November 20, 2015 07:15 PM by James Doyle
At EVALS we create training tools. One of the key components that got us started are digital evaluation sheets that take real-time video of your performance, allowing you to watch later and compare your performance to a standard. The video component provides a humanizing aspect, which has proven to be a highly successful method to conduct training as it fits perfectly with the plan / do / reflect learning method.
In addition to our current innovations, our users have asked for custom content provided by professional instructors. We listened. The following is what we are calling an After Actions Video (AAV). It was created in collaboration with Cahill Multimedia, and the Sacramento City Fire Department. It explains what occurred to Sacramento City Firefighters following a catastrophic floor collapse, trapping two firefighters in a basement heavily involved with fire. One firefighter was able to self extricate while the other needed to be rescued. A mayday was given and firefighters employed several rescue techniques to finally lift the firefighter safely out of the hole. This AAV is a gripping account of what these firefighters experienced, and is the first in what EVALS plans to make a series.
(Clockwise) FF Alex Galang, Capt. Adam McKahan, and Capt. Gary Pimentel
The idea of the After Actions Videos is to, again, leverage technology and video to provide that humanizing effect of seeing and hearing first-hand accounts of those involved. EVALS firmly believes that AAVs provide an engagement level far beyond the traditional method currently being used in post incident training. Watching AAVs can enhance learning by creating more interested and vested participants.
“The Sacramento Fire Department, like much of the fire service, has a long standing tradition of being critical on it's own activities for the sake of growth. If we can learn from our own close calls and modify our tactics to find new ways to train and prepare - we always will. If we can share our close calls and how we are growing to benefit the fire service, we've found true success. By allowing our members to share their stories through videos instead of just words on an after action document, we were able to transmit their thoughts, emotions, and passion for their great work, which wouldn't otherwise be captured. The video provides a more detailed account of what transpired, and a better tool for training.”
- Niko King, Assistant Chief of the Training Division for the Sacramento Fire Department.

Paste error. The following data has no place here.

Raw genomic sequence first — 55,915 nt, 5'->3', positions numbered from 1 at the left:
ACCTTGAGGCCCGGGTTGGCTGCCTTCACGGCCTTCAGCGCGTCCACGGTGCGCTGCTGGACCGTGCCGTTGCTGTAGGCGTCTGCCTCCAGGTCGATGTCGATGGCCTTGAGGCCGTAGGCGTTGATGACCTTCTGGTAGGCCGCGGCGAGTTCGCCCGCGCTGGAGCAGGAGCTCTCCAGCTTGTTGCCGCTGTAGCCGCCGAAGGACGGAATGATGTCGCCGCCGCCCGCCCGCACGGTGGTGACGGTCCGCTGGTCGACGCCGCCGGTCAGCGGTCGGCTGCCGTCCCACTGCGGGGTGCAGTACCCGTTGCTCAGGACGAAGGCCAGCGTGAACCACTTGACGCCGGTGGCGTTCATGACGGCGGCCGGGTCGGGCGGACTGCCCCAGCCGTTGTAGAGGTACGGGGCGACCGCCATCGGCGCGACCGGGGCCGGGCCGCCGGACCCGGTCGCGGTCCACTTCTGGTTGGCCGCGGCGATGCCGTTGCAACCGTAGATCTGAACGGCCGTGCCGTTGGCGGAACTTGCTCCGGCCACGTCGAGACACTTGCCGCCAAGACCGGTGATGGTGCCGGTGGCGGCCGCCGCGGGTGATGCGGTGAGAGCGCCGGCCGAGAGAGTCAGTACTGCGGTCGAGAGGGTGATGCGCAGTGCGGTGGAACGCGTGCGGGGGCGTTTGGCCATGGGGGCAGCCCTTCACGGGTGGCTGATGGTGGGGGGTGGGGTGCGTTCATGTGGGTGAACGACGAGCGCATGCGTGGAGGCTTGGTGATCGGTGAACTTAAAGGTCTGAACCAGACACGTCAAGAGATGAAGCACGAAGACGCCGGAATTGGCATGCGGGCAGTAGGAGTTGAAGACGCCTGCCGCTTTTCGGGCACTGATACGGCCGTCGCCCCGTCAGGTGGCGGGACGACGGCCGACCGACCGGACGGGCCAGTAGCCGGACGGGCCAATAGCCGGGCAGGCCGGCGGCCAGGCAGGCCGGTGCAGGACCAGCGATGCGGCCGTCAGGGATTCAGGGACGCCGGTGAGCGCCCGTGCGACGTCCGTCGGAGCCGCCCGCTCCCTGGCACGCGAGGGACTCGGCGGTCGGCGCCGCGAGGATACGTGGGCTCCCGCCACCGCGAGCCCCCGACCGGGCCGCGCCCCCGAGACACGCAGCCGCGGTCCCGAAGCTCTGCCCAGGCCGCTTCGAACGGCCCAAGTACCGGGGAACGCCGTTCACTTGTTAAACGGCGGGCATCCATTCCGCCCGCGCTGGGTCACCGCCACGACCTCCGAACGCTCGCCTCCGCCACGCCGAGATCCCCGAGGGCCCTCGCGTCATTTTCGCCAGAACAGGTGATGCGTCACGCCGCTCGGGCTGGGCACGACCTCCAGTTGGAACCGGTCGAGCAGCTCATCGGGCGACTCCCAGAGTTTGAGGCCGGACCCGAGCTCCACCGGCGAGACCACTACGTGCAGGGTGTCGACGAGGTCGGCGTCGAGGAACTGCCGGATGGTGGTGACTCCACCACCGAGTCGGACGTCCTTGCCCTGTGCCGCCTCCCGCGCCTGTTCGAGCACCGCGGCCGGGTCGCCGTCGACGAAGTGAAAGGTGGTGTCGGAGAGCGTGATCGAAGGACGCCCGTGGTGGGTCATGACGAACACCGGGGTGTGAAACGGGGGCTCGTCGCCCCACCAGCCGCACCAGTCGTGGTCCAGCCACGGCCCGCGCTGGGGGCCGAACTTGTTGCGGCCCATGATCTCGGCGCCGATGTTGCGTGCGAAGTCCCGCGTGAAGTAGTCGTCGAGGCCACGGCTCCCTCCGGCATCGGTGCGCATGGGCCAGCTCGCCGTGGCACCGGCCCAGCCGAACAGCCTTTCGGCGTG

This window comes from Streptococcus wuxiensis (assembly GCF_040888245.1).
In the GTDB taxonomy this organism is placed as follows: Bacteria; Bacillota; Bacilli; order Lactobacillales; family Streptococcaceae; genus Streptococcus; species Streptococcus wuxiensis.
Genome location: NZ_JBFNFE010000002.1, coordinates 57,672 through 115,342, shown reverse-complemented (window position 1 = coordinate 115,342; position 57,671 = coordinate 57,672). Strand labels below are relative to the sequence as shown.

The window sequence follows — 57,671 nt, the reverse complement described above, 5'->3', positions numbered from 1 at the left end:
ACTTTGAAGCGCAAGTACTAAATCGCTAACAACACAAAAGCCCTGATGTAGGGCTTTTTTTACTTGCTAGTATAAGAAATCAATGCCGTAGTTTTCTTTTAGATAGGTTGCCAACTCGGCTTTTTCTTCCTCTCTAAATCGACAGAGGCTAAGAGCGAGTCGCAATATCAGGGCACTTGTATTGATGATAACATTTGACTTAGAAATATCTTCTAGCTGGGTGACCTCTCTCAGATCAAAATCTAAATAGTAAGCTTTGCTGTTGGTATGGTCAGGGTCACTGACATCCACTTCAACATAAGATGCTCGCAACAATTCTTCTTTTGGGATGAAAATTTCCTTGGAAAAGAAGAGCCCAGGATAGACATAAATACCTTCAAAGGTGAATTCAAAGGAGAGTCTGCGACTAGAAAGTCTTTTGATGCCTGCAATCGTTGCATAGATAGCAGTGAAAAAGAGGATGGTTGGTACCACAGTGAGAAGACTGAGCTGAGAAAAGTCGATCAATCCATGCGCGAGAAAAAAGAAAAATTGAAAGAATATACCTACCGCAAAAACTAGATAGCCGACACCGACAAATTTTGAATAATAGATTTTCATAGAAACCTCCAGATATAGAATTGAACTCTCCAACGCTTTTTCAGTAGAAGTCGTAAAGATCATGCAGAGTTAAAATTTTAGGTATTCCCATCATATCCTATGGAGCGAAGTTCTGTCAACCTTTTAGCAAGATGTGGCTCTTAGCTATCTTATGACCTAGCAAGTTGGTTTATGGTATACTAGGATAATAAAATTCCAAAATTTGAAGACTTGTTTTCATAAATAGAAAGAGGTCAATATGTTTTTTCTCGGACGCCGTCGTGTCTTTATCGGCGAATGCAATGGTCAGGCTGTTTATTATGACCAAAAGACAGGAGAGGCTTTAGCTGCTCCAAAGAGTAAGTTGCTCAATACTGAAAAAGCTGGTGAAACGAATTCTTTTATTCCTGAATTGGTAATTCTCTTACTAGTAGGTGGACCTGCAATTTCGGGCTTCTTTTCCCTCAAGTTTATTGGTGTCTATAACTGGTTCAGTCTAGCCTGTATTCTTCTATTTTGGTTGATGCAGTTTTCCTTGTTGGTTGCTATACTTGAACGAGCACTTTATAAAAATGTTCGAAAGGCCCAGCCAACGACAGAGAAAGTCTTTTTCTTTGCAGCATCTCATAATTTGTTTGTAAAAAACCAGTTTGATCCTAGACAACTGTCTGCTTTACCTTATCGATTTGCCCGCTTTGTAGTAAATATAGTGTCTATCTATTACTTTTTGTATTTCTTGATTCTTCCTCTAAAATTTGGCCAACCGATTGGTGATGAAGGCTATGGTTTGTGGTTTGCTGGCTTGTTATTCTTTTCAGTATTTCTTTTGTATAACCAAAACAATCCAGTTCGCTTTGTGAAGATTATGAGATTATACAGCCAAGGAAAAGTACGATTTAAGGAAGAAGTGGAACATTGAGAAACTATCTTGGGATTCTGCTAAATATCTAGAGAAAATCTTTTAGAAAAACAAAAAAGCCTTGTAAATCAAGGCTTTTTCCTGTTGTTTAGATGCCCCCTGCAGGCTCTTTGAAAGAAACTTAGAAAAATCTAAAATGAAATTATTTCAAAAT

To Watch the Video follow the link on the photo below.
The Complete SART report is also located below in PDF for download.
22nd Ave. SART (Full SART Report PDF)
* EVALS will NEVER monetize the After Actions Video Series. As firefighters ourselves, our pledge to you is to deliver amazing products and content. The After Actions Video Series is an example of the quality of content we expect, and that the Fire Service deserves. The AAV is not intended to replace any formal investigation document.
Special thanks to FF Alex Galang, Capt. Adam McKahan, Capt. Gary Pimentel, FF Dave Robinson, FF Marcos Mejia, DC Loyd Ogan, BC Greg powell, BC Stanley Compoginis, AC Niko King, and the Sacramento Fire Department for sharing their story.
Attending The World's Largest Firefighter Training Conference and Exhibition, FDIC, in Indianapolis was an experience I won’t soon forget. Having never been to FDIC or the city of Indianapolis before, I really didn’t know what to expect. I am happy to say, I was overly pleased by both.
My first interaction with the people of Indianapolis was my Uber driver who gave me a bit of a history ...
EVALS has placed its roots in the City of Folsom, embroidered with rich history dating back to the Gold Rush, first railroads, and early transmission of electricity. This vibrant community filled with an array of activities has helped EVALS attract talented people to join its team. With a multitude of high tech firms setting up primary or secondary locations, EVALS has joined the ranks of ...
As a probationary Firefighter, one of my weekly assignments was to grab a random tool from the engine and bring it into the day room, where my crew would quiz me on all of it's possible uses.
I would be able to come up with most, if not all of the obvious uses, and maybe a few other “off-label” uses, then my crew would proceed to “drop their knowledge” on me: As through years of ...